Saturday, January 4, 2003
T H I S  A B O V E  A L L


The not-so-great Churchill
Khushwant Singh

IN a recent public opinion poll on the greatest Englishman of all times, Winston Churchill was voted a clear winner. Undoubtedly he had great qualities of leadership and rallied his countrymen to fight and defeat Hitlerís Germany; he was also a great orator with a malicious wit as well as a man of letters. But none of his positive qualities can erase the negative aspect of his character: he was also a narrow-minded bigot, a White racist, anti-Semite, anti-Black and a shameless imperialist. A research student Amy Iggulden ferreted out statements made by Churchill at different times in his life to substantiate charges of racist bigotry against him. They were published in The Guardian.

Churchill had a very low opinion of Indian leaders, particularly Mahatma Gandhi. In a letter to his mother written on his first visit to India in 1896 he described India as "a godless land of snobs and bores". (I suspect this was meant for the Sahibs and not Indians). In 1931 Lord Irwinís invitation to Gandhiji to discuss terms of a settlement was condemned by Churchill in the British Parliament in the following words: "It is alarming and nauseating to see Mr Gandhi, a seditious Middle temple lawyer, now posing as a fakir of a type well known in the East, striding half naked up the steps of the Viceregal palace, while he is still organising and conducting a campaign of Civil Disobedience, to parlay on equal terms with the representative of the Emperor-King."

EARLIER COLUMNS
Pritam Singh: Bhapaji of the Punjabi literary world
December 14, 2002
Rarest of the rare
December 7, 2002
Begums and their sahibs
November 30, 2002
A policeman who is a poet too
November 23, 2002
The power of silence
November 16, 2002
Cultivating the art of conversation
November 9, 2002
Thus spake Sant Kabir
November 2, 2002
What is the strongest thing on earth?
October 26, 2002
Have you seen God?
October 19, 2002
Mocking at oneís own people
October 12, 2002


He justified the exploitation of Blacks and Red Indians by White slave dealers: "I do not admit... that a great wrong has been done to the Red Indians of America, or the black people of Australia... by the fact that a stronger race, a higher grade race.. has come in and taken its place."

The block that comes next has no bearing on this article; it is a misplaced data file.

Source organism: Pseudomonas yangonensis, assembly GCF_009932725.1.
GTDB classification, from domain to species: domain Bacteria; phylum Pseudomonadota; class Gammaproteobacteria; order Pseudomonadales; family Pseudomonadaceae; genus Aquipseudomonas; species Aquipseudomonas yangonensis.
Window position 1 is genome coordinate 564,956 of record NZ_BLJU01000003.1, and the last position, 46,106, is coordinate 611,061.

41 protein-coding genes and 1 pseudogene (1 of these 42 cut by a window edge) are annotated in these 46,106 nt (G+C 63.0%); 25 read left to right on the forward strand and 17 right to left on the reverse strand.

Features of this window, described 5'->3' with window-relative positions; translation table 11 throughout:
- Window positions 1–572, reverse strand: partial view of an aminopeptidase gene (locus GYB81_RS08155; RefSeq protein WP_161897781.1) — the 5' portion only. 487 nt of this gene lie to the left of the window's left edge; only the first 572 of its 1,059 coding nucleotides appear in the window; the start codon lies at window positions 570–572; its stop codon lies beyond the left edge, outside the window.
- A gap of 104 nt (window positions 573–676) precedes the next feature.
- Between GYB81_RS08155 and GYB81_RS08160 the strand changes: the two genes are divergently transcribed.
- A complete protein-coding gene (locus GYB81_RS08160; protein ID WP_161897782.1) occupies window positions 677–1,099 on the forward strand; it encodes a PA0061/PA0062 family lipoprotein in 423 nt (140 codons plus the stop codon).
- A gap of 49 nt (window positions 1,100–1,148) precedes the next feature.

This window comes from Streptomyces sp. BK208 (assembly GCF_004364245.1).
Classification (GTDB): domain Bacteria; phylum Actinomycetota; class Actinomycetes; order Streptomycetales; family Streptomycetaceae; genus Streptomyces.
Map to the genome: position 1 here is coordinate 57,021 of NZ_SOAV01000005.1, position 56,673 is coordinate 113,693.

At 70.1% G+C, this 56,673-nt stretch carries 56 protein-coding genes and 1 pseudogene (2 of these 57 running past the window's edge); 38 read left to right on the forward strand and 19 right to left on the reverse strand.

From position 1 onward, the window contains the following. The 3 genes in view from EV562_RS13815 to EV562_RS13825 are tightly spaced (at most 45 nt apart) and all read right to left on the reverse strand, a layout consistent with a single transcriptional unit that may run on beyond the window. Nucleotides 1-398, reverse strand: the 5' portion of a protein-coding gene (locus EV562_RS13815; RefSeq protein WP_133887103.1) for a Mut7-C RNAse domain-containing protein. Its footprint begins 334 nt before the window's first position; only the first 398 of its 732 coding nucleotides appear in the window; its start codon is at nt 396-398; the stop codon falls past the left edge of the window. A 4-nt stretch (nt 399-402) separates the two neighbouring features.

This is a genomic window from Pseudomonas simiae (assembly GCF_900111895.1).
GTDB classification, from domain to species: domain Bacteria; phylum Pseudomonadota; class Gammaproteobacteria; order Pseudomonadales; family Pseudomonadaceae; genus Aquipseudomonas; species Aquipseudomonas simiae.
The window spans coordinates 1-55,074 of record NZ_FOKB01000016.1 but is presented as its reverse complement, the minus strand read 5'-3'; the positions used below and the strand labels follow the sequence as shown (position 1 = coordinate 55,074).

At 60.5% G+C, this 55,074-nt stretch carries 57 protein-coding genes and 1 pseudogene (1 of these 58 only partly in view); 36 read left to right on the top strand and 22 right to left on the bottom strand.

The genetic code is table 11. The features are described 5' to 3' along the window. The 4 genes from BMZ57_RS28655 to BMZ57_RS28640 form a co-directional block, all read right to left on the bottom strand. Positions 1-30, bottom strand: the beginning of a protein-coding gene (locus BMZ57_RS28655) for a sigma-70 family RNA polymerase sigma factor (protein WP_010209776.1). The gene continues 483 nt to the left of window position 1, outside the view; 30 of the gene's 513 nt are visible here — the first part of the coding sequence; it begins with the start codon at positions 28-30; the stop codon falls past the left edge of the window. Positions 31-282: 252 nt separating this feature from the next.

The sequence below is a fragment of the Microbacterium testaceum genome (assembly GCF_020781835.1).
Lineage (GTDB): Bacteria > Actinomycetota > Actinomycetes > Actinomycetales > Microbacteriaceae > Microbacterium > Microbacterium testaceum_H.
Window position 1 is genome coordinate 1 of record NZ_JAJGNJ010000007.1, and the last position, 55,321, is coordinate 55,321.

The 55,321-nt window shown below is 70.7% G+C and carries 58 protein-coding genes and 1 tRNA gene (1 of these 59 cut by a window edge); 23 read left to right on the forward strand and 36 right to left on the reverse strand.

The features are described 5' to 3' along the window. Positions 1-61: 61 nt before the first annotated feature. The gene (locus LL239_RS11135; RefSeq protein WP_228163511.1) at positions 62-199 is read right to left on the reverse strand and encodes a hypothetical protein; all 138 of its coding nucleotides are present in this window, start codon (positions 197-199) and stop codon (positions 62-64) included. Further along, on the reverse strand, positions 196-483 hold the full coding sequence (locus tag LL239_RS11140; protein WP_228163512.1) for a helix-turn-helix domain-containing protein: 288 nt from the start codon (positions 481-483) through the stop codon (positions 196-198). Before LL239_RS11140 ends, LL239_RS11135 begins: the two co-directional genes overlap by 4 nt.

Although Churchill fought Adolf Hitler, he had a sneaky admiration for the dictator. Two years before England declared war on Nazi Germany, Churchill said: "One may dislike Hitlerís system and yet admire his patriotic achievement. If our country were defeated, I hope we should find a champion as admirable to restore our courage and lead us back to our place among the nations."

What seems unworthy of an educated, thinking man was Churchillís naive and heavily biased view of world Jewry. In 1920 he wrote of Zionism in the following words: "This movement among the Jews is not new. From the days of Spartacus-Weishaupt to those of Karl Marx, and down to Trotsky (Russia), Bela Kun (Hungary), Rosa Luxembourg (Germany), and Emma Goldman (United States)... this worldwide conspiracy for the overthrow of civilisation and for the reconstitution of society on the basis of arrested development, of envious malevolence, and impossible equality, has been steadily growing. It has been the mainspring of every subversive movement during the 19th century; and at last this band of extraordinary personalities from the underworld of the great cities of Europe and America have gripped the Russian people by the hair of their heads and have become practically the undisputed masters of that enormous empire."

From bania to krishi pandit